Notes on the Telencephalon of the Reptile

Topics: Nervous system, Thalamus, Cerebral cortex Pages: 2 (290 words) Published: May 26, 2014
- An eminent student of the nervous system stated his disappointment with the contribution made by comparative method to an understanding of cerebral function.

- "I believe that precise comparative data, carefully analyzed, can lead to testable hypotheses concerning the taxonomy of behavior; that by observation and experiment such hypotheses can then be tested ad the resulting data systematized. These systematic taxonomic schemes then serve as a base for further hypotheses."

- "The similarities among these pathways in each class seem sufficient to support the proposition that pathways were already established in the common ancestors of these groups. Comparative studies of the structure and function of these pathways may provide a basis for tracing the evolution of behavior."

- "Identifying homologous structures depends in turn on revealing similarities which are so extensive that they are indicative of descent from a common ancestry. In the present paper the visual pathways to the telencephalon are compared in birds, reptiles and mammals. All three vertebrate classes share two pathways, one which projects from the retina to the dorsal thalamus and then to the telencephalon and one which travels first to the optic tectum and from the tectum to the dorsal thalamus before projecting to the telencephalon. "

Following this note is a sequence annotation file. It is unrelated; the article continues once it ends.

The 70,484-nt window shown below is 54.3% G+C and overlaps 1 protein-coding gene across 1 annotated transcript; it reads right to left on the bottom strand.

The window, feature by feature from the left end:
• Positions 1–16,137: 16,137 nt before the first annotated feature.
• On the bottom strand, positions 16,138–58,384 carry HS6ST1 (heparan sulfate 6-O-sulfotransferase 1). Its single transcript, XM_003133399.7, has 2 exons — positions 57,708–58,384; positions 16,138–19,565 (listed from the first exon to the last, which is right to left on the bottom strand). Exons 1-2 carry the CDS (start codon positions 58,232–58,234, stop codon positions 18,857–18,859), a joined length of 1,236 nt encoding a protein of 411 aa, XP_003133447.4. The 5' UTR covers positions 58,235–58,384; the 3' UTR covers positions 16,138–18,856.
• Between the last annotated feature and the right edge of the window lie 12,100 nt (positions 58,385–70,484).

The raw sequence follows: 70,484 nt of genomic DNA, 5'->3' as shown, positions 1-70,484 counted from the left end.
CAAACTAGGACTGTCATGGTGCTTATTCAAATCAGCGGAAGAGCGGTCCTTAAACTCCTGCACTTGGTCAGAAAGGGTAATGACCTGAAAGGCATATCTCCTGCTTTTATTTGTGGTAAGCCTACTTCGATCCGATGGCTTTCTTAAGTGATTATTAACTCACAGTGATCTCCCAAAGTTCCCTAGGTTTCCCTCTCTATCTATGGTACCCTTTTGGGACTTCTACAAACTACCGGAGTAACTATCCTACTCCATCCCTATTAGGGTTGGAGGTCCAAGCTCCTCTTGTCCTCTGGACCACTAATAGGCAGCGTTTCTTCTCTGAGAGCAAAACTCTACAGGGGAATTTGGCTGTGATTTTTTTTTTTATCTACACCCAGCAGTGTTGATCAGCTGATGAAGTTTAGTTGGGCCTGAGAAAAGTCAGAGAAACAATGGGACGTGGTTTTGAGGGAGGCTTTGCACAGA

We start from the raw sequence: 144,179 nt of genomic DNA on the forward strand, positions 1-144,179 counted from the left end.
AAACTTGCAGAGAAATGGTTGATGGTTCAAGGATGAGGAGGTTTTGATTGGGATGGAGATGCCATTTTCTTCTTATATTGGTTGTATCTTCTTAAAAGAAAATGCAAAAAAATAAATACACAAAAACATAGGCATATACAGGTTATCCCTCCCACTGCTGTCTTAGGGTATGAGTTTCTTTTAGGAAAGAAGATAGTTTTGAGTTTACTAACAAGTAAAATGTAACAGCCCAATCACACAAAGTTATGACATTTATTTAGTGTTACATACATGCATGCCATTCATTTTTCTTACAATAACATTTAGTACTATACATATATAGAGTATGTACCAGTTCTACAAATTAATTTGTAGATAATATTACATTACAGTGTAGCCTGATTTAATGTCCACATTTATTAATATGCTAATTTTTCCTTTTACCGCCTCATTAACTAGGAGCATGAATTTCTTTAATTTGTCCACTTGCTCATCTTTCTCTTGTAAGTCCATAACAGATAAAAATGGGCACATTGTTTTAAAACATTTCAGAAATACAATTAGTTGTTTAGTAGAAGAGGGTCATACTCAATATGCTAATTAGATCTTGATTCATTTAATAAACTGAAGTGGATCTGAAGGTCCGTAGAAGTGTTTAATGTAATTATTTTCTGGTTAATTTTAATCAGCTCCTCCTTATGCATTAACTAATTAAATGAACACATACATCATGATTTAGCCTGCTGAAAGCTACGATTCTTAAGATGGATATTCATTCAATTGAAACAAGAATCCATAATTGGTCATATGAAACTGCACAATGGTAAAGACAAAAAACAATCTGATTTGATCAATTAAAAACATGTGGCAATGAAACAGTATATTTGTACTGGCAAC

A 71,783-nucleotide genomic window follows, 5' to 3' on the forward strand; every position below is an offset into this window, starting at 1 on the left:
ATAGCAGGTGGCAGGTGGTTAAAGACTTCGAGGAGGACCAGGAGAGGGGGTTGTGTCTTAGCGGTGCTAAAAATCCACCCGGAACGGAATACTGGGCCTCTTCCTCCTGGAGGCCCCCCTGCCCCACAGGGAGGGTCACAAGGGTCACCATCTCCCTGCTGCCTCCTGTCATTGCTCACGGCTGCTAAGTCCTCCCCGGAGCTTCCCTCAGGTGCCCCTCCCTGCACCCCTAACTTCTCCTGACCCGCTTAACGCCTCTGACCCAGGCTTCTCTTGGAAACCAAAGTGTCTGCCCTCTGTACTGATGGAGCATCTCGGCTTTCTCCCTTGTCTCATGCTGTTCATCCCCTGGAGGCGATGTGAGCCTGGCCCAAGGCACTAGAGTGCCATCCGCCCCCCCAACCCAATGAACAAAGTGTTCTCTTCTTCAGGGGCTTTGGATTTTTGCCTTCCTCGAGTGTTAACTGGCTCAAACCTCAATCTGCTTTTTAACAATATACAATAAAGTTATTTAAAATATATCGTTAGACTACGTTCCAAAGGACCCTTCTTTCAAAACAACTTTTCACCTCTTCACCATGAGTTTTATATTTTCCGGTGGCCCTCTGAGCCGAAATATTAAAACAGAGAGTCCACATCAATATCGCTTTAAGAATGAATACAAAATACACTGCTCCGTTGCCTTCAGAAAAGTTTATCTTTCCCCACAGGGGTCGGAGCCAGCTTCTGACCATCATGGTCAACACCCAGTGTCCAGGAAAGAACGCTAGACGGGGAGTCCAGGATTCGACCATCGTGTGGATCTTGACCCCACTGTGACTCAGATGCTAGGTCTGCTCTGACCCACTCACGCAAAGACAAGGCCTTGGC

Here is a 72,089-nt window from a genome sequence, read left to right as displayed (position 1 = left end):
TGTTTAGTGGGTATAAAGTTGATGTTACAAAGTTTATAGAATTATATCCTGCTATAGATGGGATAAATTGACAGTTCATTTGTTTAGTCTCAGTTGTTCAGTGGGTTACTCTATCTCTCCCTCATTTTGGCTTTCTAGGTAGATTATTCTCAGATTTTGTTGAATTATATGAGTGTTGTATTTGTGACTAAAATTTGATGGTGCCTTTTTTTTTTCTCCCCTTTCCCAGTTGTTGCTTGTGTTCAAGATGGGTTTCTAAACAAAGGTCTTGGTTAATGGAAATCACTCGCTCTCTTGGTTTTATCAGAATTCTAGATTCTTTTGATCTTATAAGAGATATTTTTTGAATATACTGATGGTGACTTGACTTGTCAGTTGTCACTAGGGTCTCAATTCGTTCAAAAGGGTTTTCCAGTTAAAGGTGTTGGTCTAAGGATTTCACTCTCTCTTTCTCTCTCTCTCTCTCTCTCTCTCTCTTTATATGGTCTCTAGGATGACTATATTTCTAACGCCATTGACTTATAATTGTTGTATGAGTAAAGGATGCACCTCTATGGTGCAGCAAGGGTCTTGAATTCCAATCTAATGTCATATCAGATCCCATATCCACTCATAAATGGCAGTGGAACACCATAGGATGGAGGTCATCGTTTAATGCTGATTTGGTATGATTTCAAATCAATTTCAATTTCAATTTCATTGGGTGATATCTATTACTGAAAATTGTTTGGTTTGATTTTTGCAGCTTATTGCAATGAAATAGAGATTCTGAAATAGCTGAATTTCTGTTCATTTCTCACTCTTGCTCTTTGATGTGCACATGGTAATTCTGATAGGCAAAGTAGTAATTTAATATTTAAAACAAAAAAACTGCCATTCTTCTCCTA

- "Large injections of horseradish peroxidase were placed in the non-cortical telencephalon in a reptile, Caiman crocodilus. The number of retrogradely labeled and unlabeled neurons in two sensory thalamic nuclei, nucleus rotundus (vision) and nucleus reuniens pars centralis (audition) were counted. The percentage of unlabeled cells in each nucleus was less than 1%. These data suggest that each of these thalamic nuclei contain few, if any, intrinsic or local circuit neurons."

Found on:

karlpribram.net
http://www.sciencedirect.com/science/article/pii/0006899386909121 http://www.karger.com/Article/Abstract/123741
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